of which 676 are punch-marked coins. Of particular significance are six coins
issued by the Greek king Agathocles (180-165 BC). Made of bronze, these
rectangular coins weigh from 2.33 to 3.307 grams. But the remarkable aspect
of these coins lies in what constitutes the Obverse and Reverse Types. The
Obverse and the Reverse show two masculine standing personages. One of
these personages carries a chakra and a pear-shaped vase (mandala), while
the other carries a gada and a strange instrument which is somewhat between
an ankusa and a hala. Both figures have swords hanging on across-belt, in a
long sheath. The figure having a chakra or wheel has been identified with
that of Vasudeva Krishna. The second figure carrying a gada and a hala can
definitely be equated with Balarama, the elder brother of Krishna. Here are
thus seen the earliest iconic representation of Krishna and Balarama. The
bilingual and biscriptual coins of a Greek ruler, having in the reverse, images
of two well known Indian deities, speak eloquently of the close cultural ties
between the north-western borderland (considerably receiving Hellenistic
cultural traits) and the Indian mainland.
Cultural Impact The intensity and regularity of human contacts,
immensely enriching South Asian, Central Asian and West Asian cultural
traditions, is well recorded in the study of the Gandhara art, which has
continued to attract international attention. The Hellenistic elements and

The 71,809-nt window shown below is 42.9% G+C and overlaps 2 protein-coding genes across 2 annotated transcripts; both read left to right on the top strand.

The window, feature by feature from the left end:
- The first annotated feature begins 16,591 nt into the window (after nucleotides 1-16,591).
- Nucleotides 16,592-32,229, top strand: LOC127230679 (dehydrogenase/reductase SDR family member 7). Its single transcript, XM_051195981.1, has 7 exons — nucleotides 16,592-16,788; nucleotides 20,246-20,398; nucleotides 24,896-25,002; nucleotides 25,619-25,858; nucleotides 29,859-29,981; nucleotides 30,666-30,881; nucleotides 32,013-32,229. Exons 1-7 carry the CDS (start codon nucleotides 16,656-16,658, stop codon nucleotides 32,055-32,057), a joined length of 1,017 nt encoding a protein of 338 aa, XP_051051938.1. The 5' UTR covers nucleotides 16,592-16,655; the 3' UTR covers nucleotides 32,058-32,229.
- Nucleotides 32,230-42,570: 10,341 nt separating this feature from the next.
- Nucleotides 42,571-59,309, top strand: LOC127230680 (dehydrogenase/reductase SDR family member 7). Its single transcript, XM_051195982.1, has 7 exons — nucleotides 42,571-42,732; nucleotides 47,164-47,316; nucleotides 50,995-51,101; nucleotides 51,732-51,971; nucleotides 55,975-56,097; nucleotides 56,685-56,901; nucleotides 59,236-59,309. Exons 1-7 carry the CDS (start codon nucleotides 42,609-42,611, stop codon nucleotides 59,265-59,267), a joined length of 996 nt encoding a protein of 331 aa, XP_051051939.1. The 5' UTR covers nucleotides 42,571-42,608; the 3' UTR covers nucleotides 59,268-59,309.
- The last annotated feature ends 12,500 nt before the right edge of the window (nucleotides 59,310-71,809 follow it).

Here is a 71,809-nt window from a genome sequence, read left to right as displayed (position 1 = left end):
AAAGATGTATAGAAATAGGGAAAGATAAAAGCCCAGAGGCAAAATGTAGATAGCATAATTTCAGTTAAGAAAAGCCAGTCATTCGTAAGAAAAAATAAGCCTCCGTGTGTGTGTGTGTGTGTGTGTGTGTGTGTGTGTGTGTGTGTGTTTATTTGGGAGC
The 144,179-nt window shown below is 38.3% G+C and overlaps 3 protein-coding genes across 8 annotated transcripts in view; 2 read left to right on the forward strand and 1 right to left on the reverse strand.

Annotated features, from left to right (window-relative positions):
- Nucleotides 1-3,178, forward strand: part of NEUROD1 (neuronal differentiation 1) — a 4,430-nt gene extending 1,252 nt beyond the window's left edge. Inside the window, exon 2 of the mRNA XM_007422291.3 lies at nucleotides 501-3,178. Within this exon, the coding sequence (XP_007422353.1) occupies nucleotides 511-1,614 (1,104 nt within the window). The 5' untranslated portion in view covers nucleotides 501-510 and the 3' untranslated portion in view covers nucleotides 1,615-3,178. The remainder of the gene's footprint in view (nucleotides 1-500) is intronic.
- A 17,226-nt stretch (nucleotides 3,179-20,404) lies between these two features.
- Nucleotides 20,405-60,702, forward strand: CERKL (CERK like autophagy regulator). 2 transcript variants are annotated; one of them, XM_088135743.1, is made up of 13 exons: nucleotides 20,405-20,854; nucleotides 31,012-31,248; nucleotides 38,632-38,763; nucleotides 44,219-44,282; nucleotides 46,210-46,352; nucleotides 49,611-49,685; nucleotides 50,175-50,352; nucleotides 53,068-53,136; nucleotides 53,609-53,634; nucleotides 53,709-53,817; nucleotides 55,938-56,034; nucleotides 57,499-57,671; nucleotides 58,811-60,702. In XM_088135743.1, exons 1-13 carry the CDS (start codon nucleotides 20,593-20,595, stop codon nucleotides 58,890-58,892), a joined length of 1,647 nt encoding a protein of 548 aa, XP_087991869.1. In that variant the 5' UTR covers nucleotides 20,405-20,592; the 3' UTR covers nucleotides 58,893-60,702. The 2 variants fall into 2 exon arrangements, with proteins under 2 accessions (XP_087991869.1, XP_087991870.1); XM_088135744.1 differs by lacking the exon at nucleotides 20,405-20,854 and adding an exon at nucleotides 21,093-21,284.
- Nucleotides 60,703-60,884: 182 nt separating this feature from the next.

Indian Buddhist elements in this art tradition are familiar to the art historian.
Recent studies would further indicate the presence of West Asiatic, especially
Iranian elements, and also Central Asian tribal elements. That Buddhism was
one of the principal spirits in the formation of the Gandhara art cannot be
challenged; but in recent years, the importance of brahmanical and non-
Buddhist icons in the Gandhara art has also been effectively recognised.
Movements of Central Asian Tribes The main reason for India’s growing
intimate contacts with Central and West Asia was, of course, the movement
of nomadic and warlike Central Asian tribes in the early part of the second
century BC. Ancient Chinese texts inform us about the Hsiung nu (later
known as Huns or the Hunas), the Sek (the Sakas, also generally called in the
Classical texts as the Scythians) and the Yueh-chis.
    • Clashes among them generally resulted in the westward migration of
        these warlike groups, especially the Sakas and the Yueh-chis, to
        Bactria in north-eastern